Historical Markers
Christy Mathewson Historical Marker
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Christy Mathewson

Poconos / Endless Mountains


Marker Location:
US 6 & 11 in front of Keystone College, E. end of Factoryville

Dedication Date:
August 8, 1998

Behind the Marker

"Matty was the greatest pitcher who ever lived. He had knowledge, judgment, perfect control, and form. It was wonderful to watch him pitch - when he wasn't pitching against you."
- Connie Mack

Mr. Mack would know. From his dugout domain, the venerable field general of the Philadelphia Athletics witnessed the wonder that was Christy Mathewson for three unforgettable, if not harrowing, October afternoons in 1905. The occasion was baseball's second World Series. Mack's American League champions were battling the New York Giants but their fight was really against Matty. Mathewson faced them three times, and the "Big Six" as Matty was known, deep sixed his opponent each outing. Across a six-day span, he tossed three complete game shutouts (two against future Hall of Famers markerEddie Plank and markerChief Bender), yielding a miserly fourteen hits and one walk in pacing his Giants to the championship.
A portrait of pitcher Christy Mathewson in 1905.
A portrait of pitcher Christy Mathewson in 1905

Such is the stuff of which baseball legends are made. And in the first decade of the twentieth century, no baseball legend shone quite like Mathewson. Indeed, his legend seemed spun from golden fleece. A Giant on the field, he was a giant off of it as well, a man of character and quality, well-schooled and well-spoken. Standing a shade over six feet, one inch tall, with blond hair, blue eyes, and the good looks of a matinee idol, he was the prototype of the All-American boy. But even that image isn't quite strong enough. In the rough-and-tumble baseball era, wrote famed sports columnist Frank Graham, Matty stood out as "a Greek god in flannels."

His story began in Factoryville, north of Scranton, where this son of a gentleman farmer was born in 1880. Sports were his first love. When he wasn't in school, you could find Matty on a ball field, and by the time he was thirteen, he was pitching and winning for Factoryville's town nine. His strong right arm - and leg - propelled him to football and baseball stardom at Bucknell University. Still, there was more to Matty than sports. He sang in the glee club and participated in the literary society. His classmates even elected him their president.

Matty turned his post-graduate eyes to the National Pastime. In 1899, his first professional season, he began to experiment with an arm-twisting delivery that evolved into his signature pitch - the devastating screwball he called his fadeaway, a pitch that broke in the opposite direction of a curveball. A year later, the Giants and Philadelphia Phillies went after him, agreeing to let Matty choose his own destiny. He opted for the doormat Giants. Why? Because he figured they needed him more.
Baseball card, full length, in wind-up.
Christy Mathewson Full-Length Baseball Card

But with three quick losses, he wasn't much help. When the Giants sent him down to the minor team for seasoning, Matty took the demotion constructively. "You can learn little from victory," he later said. "You can learn everything from defeat." And Christy Mathewson was a fast learner.

When he came back up to the majors again in 1901, Matty was a major leaguer for good. He won an impressive twenty games that first full campaign, but a mild sophomore slump led Giants manager Horace Fogel to toy with turning his potential young ace into an infielder. The mid-season arrival of manager John J. McGraw put an end to such foolishness, and Matty went on to establish baseball pitching marks that still stand almost a century later.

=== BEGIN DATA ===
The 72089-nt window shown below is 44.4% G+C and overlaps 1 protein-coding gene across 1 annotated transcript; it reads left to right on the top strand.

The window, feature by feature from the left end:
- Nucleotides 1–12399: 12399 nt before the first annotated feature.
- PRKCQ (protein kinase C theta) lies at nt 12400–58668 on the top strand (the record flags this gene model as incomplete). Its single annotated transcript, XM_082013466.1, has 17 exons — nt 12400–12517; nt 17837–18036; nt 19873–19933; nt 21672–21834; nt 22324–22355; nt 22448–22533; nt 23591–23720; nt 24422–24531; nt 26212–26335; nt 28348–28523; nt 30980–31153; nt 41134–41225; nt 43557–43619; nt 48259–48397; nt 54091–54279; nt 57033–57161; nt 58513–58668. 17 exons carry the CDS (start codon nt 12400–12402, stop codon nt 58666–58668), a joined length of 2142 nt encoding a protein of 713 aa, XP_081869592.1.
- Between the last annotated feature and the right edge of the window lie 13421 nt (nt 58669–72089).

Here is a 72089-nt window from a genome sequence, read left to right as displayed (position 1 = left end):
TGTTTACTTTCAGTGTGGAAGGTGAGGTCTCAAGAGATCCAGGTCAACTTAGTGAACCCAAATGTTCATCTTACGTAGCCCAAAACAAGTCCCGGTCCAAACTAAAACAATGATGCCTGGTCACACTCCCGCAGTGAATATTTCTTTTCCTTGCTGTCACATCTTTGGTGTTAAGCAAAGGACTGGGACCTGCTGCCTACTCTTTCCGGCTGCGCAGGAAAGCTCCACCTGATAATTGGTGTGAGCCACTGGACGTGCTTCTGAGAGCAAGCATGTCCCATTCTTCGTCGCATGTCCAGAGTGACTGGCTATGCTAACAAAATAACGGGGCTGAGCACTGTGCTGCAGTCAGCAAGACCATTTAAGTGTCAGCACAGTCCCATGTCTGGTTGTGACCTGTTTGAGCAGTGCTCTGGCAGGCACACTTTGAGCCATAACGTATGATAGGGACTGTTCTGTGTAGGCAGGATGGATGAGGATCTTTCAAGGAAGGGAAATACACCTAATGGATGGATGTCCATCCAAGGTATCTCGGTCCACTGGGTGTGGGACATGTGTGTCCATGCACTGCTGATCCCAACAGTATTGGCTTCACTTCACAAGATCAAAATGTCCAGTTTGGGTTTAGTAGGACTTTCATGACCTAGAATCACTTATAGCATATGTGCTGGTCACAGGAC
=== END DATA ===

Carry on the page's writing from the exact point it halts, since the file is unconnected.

His 373 career victories tie him for tops in the National League, and his 37 wins in 1908, remain the league season standard. He won at least 20 games during thirteen seasons (twelve consecutively) and 30 games during four seasons (four times, three of them in a row). His control was amazing: he averaged fewer than two walks per game, a fact that made catcher Chief Meyers crow, "You could sit in a rocking chair and catch Matty." And with younger brother Henry, whose lifetime ledger was 0-1, he set a record for career wins by brothers that stood for six decades.

Year after year, the Mathewson myth grew - and a good deal of it was even true. He did, in fact, once beat the reigning world's champion at checkers. He wasn't quite as clean living as his polished image holds - he drank, he smoked, and in 1905, he jumped into the stands at markerBaker Bowl and punched a kid selling lemonade because Matty claimed he was razzing him - but he never pitched a game on the Sabbath. Burt Standish, the era's most popular writer of fiction for boys, used Mathewson as the role model for his most heroic character, Frank Merriwell. And even his teammates thought him bigger than life; they called him "Big Six" after New York's most famous fire engine.

The final chapter of Mathewson's All-American legend is a sad one. Though thirty-seven years old and manager of the Cincinnati Reds, he nonetheless volunteered in 1917 for service in World War I. Commissioned as a captain in the Army, he shipped out to France. While on duty there, he inhaled the poison gas that contributed to his death from tuberculosis at age forty-five in 1925. His passing led the usually dyspeptic Ring Lardner to pen a sentimental eulogy:

"My eyes are ever misty
As I pen these lines to Christy;
My heart is full of heaviness today.
"May the flowers ne'er wither, Matty
On your grave in Cincinnati
Which you've chosen for your final fadeaway."

In 1936, Christy Mathewson, along with Babe Ruth, Ty Cobb, markerHonus Wagner, and Walter Johnson, was named as one of the first five inductees into baseball's Hall of Fame.
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